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Canadian Munitions Factory

Stamp Info

Name Value
Date of Issue July 1, 1942
Year 1942
Quantity 16,486,515
Denomination
50¢
Perforation or Dimension 12
Printer Canadian Bank Note Company, Limited.
Postal Administration Canada

Stamp Values/Prices (Beta Mode*)

Condition Name Avg Price
M-NH-VF Mint - Never Hinged - Very Fine
Mint - Never Hinged - Very Fine $32.00
M-NH-F Mint - Never Hinged - Fine
Mint - Never Hinged - Fine $24.00
M-NH-VG Mint - Never Hinged - Very Good
Mint - Never Hinged - Very Good $15.00
M-H-VF Mint - Hinged - Very Fine
Mint - Hinged - Very Fine $16.00
M-H-F Mint - Hinged - Fine
Mint - Hinged - Fine $15.50
U-VF Used - Very Fine
Used - Very Fine $1.40
U-F Used - Fine
Used - Fine $1.30
U-VG Used - Very Good
Used - Very Good $1.00
* Notes about these prices:
  • They are currently in beta mode, meaning that they should not be relied upon yet as a source of truth and could change frequently. Please notify CPS if you come across values that do not make sense.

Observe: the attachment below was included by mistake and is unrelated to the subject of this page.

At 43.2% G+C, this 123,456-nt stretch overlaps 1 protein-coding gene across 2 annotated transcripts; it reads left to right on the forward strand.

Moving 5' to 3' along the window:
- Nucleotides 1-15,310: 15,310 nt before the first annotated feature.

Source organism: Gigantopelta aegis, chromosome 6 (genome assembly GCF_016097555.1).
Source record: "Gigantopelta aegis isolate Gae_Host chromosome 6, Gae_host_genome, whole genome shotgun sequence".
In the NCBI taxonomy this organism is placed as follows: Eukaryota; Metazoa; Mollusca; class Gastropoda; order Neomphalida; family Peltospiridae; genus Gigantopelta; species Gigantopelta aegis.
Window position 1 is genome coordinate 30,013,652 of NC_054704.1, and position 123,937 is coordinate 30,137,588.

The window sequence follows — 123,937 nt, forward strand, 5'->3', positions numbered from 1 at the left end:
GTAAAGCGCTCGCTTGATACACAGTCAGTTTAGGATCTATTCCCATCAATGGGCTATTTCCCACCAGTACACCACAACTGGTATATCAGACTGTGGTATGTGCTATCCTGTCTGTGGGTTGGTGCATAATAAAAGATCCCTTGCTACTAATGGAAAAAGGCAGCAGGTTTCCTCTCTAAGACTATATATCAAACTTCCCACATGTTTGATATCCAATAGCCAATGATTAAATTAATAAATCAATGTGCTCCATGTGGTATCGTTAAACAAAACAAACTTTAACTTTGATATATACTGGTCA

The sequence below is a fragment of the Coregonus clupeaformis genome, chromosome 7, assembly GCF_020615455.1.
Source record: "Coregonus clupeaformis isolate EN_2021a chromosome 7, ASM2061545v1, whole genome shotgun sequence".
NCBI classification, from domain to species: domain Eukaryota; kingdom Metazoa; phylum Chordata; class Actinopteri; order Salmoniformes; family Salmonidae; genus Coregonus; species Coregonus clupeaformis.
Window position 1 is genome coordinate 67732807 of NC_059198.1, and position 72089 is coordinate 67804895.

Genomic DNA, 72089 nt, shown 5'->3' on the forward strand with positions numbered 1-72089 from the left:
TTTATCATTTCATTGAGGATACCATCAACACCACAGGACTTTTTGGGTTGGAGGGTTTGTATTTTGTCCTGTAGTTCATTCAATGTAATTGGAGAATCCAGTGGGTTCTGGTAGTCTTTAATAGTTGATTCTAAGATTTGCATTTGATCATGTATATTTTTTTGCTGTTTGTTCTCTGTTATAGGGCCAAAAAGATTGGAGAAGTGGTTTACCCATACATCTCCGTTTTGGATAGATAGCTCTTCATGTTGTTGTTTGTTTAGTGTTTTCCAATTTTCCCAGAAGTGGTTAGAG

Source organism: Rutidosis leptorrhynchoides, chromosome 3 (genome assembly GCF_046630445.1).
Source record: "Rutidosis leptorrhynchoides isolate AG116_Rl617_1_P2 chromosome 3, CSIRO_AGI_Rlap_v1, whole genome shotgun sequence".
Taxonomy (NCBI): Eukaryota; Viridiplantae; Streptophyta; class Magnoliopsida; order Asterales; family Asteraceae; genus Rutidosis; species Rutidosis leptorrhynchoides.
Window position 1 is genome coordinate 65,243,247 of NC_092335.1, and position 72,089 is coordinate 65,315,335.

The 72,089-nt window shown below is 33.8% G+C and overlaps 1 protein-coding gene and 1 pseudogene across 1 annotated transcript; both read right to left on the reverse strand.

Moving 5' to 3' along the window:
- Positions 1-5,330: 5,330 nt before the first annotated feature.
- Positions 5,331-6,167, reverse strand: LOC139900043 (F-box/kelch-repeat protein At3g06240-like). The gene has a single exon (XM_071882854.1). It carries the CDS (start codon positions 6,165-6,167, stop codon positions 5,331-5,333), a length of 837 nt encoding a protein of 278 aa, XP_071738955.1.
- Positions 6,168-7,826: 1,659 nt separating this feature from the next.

• They are not based on catalogue values but on current dealer and auction listings. The reason for this is that catalogues tend to over-value stamps.
  • They are average prices and might not be fully accurate. The actual value of your stamp may be slightly above or below the listed value, depending on the overall condition of your stamp.

Hidden Date

The hidden date for this stamp can be found on one of the maple leaves along the left edge of the stamp.

About Stamp

During the early days of the Second World War Canadian Postal authorities believed that the stamps in use since 1938 should be replaced with a new issue featuring Canada's substantial contribution to war work. A new general issue to last for the duration of the hostilities was designed. Subjects depicting Canada's munitions, war supplies, shipbuilding, agriculture, her importance as a great air-training centre, and as a source of food were chosen for the pictorial stamps.

Munitions Factory

Interior of a Canadian munitions factory, showing a 25-pound gun being inspected. Modern war required the total mobilization of economic forces to equip and supply armaments to the fighting forces. For Canada this implied that in addition to providing men and materials for her own fighting forces, she must, to the maximum of her ability, furnish her allies with munitions. The scene illustrates the change of Canada's factories from a peacetime to a wartime basis.

Creators

Designed by Herman Herbert Schwartz. Picture engraved by William Jung. Border engraved by Charles H. Milks.
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Reference

Patrick, Douglas and Mary Patrick. Canada's Postage Stamps. Toronto, McClelland and Stewart Limited, 1964, p. 80, 82.

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